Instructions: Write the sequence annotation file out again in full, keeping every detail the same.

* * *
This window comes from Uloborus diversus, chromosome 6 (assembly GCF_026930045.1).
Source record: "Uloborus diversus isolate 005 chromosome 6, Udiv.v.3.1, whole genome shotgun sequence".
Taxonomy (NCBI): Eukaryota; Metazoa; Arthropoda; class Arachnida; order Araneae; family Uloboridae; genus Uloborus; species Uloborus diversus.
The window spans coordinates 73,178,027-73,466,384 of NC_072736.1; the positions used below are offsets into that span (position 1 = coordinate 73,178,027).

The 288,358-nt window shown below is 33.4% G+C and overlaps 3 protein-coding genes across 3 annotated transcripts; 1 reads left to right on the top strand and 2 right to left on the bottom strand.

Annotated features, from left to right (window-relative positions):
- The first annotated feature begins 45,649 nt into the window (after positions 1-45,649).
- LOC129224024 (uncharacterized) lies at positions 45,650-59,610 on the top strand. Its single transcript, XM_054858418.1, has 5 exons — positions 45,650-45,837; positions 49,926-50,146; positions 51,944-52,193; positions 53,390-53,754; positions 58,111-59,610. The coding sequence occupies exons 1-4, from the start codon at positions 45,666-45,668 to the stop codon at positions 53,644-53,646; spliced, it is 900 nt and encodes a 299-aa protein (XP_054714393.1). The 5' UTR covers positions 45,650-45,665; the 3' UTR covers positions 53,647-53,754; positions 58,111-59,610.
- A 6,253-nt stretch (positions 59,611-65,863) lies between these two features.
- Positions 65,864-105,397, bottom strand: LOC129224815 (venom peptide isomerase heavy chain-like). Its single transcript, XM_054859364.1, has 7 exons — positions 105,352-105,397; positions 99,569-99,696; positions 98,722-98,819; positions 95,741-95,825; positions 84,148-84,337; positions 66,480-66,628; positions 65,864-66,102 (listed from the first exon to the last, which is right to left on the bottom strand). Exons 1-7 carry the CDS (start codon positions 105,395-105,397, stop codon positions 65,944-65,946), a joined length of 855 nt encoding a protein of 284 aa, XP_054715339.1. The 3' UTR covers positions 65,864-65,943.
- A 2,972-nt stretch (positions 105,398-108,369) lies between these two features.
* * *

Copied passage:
This window comes from Uloborus diversus, chromosome 6 (assembly GCF_026930045.1).
Source record: "Uloborus diversus isolate 005 chromosome 6, Udiv.v.3.1, whole genome shotgun sequence".
Taxonomy (NCBI): Eukaryota; Metazoa; Arthropoda; class Arachnida; order Araneae; family Uloboridae; genus Uloborus; species Uloborus diversus.
The window spans coordinates 73,178,027-73,466,384 of NC_072736.1; the positions used below are offsets into that span (position 1 = coordinate 73,178,027).

The 288,358-nt window shown below is 33.4% G+C and overlaps 3 protein-coding genes across 3 annotated transcripts; 1 reads left to right on the top strand and 2 right to left on the bottom strand.

Annotated features, from left to right (window-relative positions):
- The first annotated feature begins 45,649 nt into the window (after positions 1-45,649).
- LOC129224024 (uncharacterized) lies at positions 45,650-59,610 on the top strand. Its single transcript, XM_054858418.1, has 5 exons — positions 45,650-45,837; positions 49,926-50,146; positions 51,944-52,193; positions 53,390-53,754; positions 58,111-59,610. The coding sequence occupies exons 1-4, from the start codon at positions 45,666-45,668 to the stop codon at positions 53,644-53,646; spliced, it is 900 nt and encodes a 299-aa protein (XP_054714393.1). The 5' UTR covers positions 45,650-45,665; the 3' UTR covers positions 53,647-53,754; positions 58,111-59,610.
- A 6,253-nt stretch (positions 59,611-65,863) lies between these two features.
- Positions 65,864-105,397, bottom strand: LOC129224815 (venom peptide isomerase heavy chain-like). Its single transcript, XM_054859364.1, has 7 exons — positions 105,352-105,397; positions 99,569-99,696; positions 98,722-98,819; positions 95,741-95,825; positions 84,148-84,337; positions 66,480-66,628; positions 65,864-66,102 (listed from the first exon to the last, which is right to left on the bottom strand). Exons 1-7 carry the CDS (start codon positions 105,395-105,397, stop codon positions 65,944-65,946), a joined length of 855 nt encoding a protein of 284 aa, XP_054715339.1. The 3' UTR covers positions 65,864-65,943.
- A 2,972-nt stretch (positions 105,398-108,369) lies between these two features.